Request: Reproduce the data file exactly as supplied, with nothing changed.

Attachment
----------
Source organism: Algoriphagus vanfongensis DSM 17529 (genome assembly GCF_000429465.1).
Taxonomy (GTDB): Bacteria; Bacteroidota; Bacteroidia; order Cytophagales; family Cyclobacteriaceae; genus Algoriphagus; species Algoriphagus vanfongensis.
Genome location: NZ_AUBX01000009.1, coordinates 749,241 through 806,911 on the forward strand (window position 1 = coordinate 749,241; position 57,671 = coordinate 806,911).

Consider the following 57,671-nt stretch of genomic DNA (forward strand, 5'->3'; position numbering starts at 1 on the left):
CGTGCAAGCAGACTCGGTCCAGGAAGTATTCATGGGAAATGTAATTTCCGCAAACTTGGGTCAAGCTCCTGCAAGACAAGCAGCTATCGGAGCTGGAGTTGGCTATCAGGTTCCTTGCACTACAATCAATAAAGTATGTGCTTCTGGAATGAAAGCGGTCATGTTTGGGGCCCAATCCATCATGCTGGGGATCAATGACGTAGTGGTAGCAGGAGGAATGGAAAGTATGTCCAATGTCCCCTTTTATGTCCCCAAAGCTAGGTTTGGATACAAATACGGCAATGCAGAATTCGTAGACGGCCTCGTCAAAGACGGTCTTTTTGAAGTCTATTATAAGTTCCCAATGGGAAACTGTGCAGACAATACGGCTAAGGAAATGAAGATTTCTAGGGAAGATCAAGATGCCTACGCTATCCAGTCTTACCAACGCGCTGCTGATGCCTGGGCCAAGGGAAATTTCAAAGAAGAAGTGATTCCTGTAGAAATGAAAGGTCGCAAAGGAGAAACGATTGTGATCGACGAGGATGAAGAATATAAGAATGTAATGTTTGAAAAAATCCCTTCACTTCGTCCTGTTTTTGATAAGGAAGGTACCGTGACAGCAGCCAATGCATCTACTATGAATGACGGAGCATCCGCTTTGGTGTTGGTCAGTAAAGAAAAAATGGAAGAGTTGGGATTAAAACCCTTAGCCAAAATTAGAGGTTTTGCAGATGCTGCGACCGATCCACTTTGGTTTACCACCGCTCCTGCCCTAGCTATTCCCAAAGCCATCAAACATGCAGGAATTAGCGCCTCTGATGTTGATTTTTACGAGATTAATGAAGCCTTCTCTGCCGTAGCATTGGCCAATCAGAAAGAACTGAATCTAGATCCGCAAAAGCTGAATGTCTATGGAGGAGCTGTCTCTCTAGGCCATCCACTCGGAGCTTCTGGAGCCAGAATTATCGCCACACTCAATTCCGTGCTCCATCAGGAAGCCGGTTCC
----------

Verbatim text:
Source organism: Algoriphagus vanfongensis DSM 17529 (genome assembly GCF_000429465.1).
Taxonomy (GTDB): Bacteria; Bacteroidota; Bacteroidia; order Cytophagales; family Cyclobacteriaceae; genus Algoriphagus; species Algoriphagus vanfongensis.
Genome location: NZ_AUBX01000009.1, coordinates 749,241 through 806,911 on the forward strand (window position 1 = coordinate 749,241; position 57,671 = coordinate 806,911).

Consider the following 57,671-nt stretch of genomic DNA (forward strand, 5'->3'; position numbering starts at 1 on the left):
CGTGCAAGCAGACTCGGTCCAGGAAGTATTCATGGGAAATGTAATTTCCGCAAACTTGGGTCAAGCTCCTGCAAGACAAGCAGCTATCGGAGCTGGAGTTGGCTATCAGGTTCCTTGCACTACAATCAATAAAGTATGTGCTTCTGGAATGAAAGCGGTCATGTTTGGGGCCCAATCCATCATGCTGGGGATCAATGACGTAGTGGTAGCAGGAGGAATGGAAAGTATGTCCAATGTCCCCTTTTATGTCCCCAAAGCTAGGTTTGGATACAAATACGGCAATGCAGAATTCGTAGACGGCCTCGTCAAAGACGGTCTTTTTGAAGTCTATTATAAGTTCCCAATGGGAAACTGTGCAGACAATACGGCTAAGGAAATGAAGATTTCTAGGGAAGATCAAGATGCCTACGCTATCCAGTCTTACCAACGCGCTGCTGATGCCTGGGCCAAGGGAAATTTCAAAGAAGAAGTGATTCCTGTAGAAATGAAAGGTCGCAAAGGAGAAACGATTGTGATCGACGAGGATGAAGAATATAAGAATGTAATGTTTGAAAAAATCCCTTCACTTCGTCCTGTTTTTGATAAGGAAGGTACCGTGACAGCAGCCAATGCATCTACTATGAATGACGGAGCATCCGCTTTGGTGTTGGTCAGTAAAGAAAAAATGGAAGAGTTGGGATTAAAACCCTTAGCCAAAATTAGAGGTTTTGCAGATGCTGCGACCGATCCACTTTGGTTTACCACCGCTCCTGCCCTAGCTATTCCCAAAGCCATCAAACATGCAGGAATTAGCGCCTCTGATGTTGATTTTTACGAGATTAATGAAGCCTTCTCTGCCGTAGCATTGGCCAATCAGAAAGAACTGAATCTAGATCCGCAAAAGCTGAATGTCTATGGAGGAGCTGTCTCTCTAGGCCATCCACTCGGAGCTTCTGGAGCCAGAATTATCGCCACACTCAATTCCGTGCTCCATCAGGAAGCCGGTTCC